If the CAS is above 3 and the disease is moderate to severe or sight threatening, iv glucocorticoids are indicated though must only be prescribed by an experienced thyroid eye specialist. Pulsed iv treatment has been shown to be more effective and cause less side effects than oral therapy.


Orbital decompression

This radical treatment should be considered in sight threatening ophthalmopathy which has not responded within 2 weeks of iv glucocorticoids. 


Orbital radiotherapy

This should be considered for moderate to severe disease not responding to iv glucocorticoids.


Rehabilitative surgery

This is generally only used in stable disease which is inactive, and should only be performed by highly experienced surgeons.

Pregnancy and fertility plans should be discussed with all patients

Offspring of women with high TSH receptor antibodies (TRABs) are at risk of foetal and neonatal thyroid dysfunction. It is therefore useful to test TRABs prior to pregnancy or before the end of the second trimester. Women with negative antibodies require no special monitoring. Women with positive antibodies should be considered at risk of complications. Obstetricians should therefore consider ultrasound monitoring to seek evidence of foetal thyroid dysfunction eg for foetal growth retardation,hydrops, goitre or cardiac failure. TSH testing of cord blood may also be performed and neonatalogists warned at the time of delivery. 

It is standard practise to use propylthiouracil rather than carbimazole in patients who may be or are planning pregnancy, due to small but real concerns regarding teratogenicity from carbimazole. Treatment may frequently be stopped by the second trimester as the disease often spontaneously improves until the post partum period. Monitoring should continue throughout pregnancy and breastfeeding, and carbimazole substituted for propylthiouracil if required during the second trimester (since organogenesis is complete, and the risk of liver failure from propyl thiouracil outweighs the risks of carbimazole during this stage of the pregnancy). 

Patients with uncontrolled thyrotoxicosis should be advised to avoid pregnancy until biochemical control is achieved due to the risk of miscarriage. Treatment during pregnancy requires close monitoring typically every six weeks.

Radioactive iodine is contraindicated in pregnant or breast feeding individuals. Women should be advised to avoid conception for six months and men should avoid fathering children for four months following radioactive iodine treatment.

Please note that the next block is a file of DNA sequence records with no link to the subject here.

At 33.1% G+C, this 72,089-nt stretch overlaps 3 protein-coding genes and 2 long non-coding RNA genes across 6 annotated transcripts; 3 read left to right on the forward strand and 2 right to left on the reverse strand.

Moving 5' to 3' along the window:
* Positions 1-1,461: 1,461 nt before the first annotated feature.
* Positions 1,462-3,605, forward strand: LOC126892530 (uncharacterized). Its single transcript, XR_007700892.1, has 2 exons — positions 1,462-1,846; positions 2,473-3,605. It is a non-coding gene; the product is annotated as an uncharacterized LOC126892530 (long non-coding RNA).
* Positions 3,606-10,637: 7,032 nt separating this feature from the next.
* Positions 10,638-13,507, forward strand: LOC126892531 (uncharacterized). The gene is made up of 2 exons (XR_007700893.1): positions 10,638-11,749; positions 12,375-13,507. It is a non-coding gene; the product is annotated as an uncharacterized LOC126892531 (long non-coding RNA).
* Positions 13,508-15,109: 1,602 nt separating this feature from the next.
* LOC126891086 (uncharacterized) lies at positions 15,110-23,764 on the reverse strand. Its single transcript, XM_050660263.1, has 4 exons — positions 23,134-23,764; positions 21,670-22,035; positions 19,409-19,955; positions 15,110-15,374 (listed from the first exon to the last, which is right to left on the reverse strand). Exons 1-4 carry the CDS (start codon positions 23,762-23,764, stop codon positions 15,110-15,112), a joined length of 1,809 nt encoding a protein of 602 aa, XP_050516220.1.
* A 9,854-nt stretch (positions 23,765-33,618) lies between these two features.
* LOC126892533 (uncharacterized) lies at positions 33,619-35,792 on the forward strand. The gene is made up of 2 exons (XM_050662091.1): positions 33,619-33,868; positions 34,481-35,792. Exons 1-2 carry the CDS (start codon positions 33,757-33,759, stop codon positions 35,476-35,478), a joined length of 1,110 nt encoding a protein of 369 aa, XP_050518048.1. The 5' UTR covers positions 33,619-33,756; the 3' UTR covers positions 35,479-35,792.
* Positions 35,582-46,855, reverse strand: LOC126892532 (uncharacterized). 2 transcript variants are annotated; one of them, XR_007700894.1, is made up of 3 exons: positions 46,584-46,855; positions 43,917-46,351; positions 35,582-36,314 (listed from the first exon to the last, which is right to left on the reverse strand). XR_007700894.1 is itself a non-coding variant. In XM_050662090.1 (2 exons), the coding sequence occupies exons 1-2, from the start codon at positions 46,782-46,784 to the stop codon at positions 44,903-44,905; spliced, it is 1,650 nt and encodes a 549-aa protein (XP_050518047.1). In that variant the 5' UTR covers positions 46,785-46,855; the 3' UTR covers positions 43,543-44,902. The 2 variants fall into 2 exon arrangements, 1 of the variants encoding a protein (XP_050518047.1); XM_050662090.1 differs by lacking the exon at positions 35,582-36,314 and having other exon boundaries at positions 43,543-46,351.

Medical treatment for thyrotoxicosis

Any patient with severe clinical or biochemical thyrotoxicosis requires immediate medical treatment, before long term decisions are taken, in line with national guidelines. However, the options of medical treatment, radioactive iodine and surgery should all be introduced at this stage.

All patients must receive verbal and written safety warnings regarding drug therapy.

Usual treatment starts with high dose carbimazole, for example 40-60mg daily, though lower doses may be appropriate in those with milder disease. Propyl thiouracil may be substituted in patients intolerant of carbimazole, using an approximate dose equivalence of 50mg propyl thiouracil for 5mg carbimazole.

Patients with tachycardia or other severe symptoms are also usually treated with beta blockade, for example propranolol 120-240mg daily in divided doses.

Dose reduction and treatment monitoring

All patients should receive instructions as to the timing of dose reduction and firm arrangements made for serial monitoring. Typical monitoring intervals are every six weeks initially. There should be rapid dose reduction through 20mg, 15mg, 10mg to a maintenance therapy of 5mg, according to the early fall in T4 levels.

Once on maintenance doses, monitoring of TSH only is necessary, aiming for a detectable, normal TSH with complete resolution of symptoms. This is typically repeated every three months until the end of the treatment course.

Treatment duration and likelihood of relapse should be discussed with all patients

Typical treatment course for Graves' thyrotoxicosis is 18 months. Monitoring is typically required every six weeks initially, and three monthly once patients are on a stable maintenance dose. 

All patients with auto-immune hyperthyroidism should be warned of a 50% chance of disease recurrence after their initial treatment course. Male patients, older patients, those with high antibody titres, those with previous episodes and those with severe biochemical disease are at the highest risk of future recurrence.

A block and replace regimen may be appropriate in exceptional cases

Dose titration may be inappropriate in certain circumstances, in which case high dose carbimazole is continued, with thyroxine added once the serum thyroxine falls to within the normal range.

Thyroxine dose should then be adjusted according to symptoms and aiming for a normal serum TSH level.

Common side effects of anti-thyroid drugs

Agranulocytosis is an uncommon but important side effect of all anti-thyroid drugs. Patients should receive written and verbal warnings to discontinue the drug until they have had a blood count checked if they develop a severe sore throat or mouth ulcers.

Mild neutropaenia <1.5x10*9 is commonly observed in people with Graves disease, some racial groups and with anti-thyroid drugs.

Neutrophil count 1-1.5 - continue drug but institute close monitoring of blood count. 

Neutrophil count <1 - stop antithyroid drug and monitor blood count daily.

Neutrophil count <1 with suspected sepsis or in the unwell patient - stop antithyroid drug and arrange urgent admission. Treat as for neutropaenic sepsis, remembering that pseudomonas is a common infective organism in this group. Monitor blood count every 12 hours initially and take haematological advice. Bone marrow biopsy may be helpful to determine response. Granulocyte-colony stimulating factor (GCSF) should be considered after haematology review of the patient's response to drug cessation. DO NOT RECHALLENGE THE PATIENT WITH AN ALTERNATIVE ANTI-THYROID DRUG.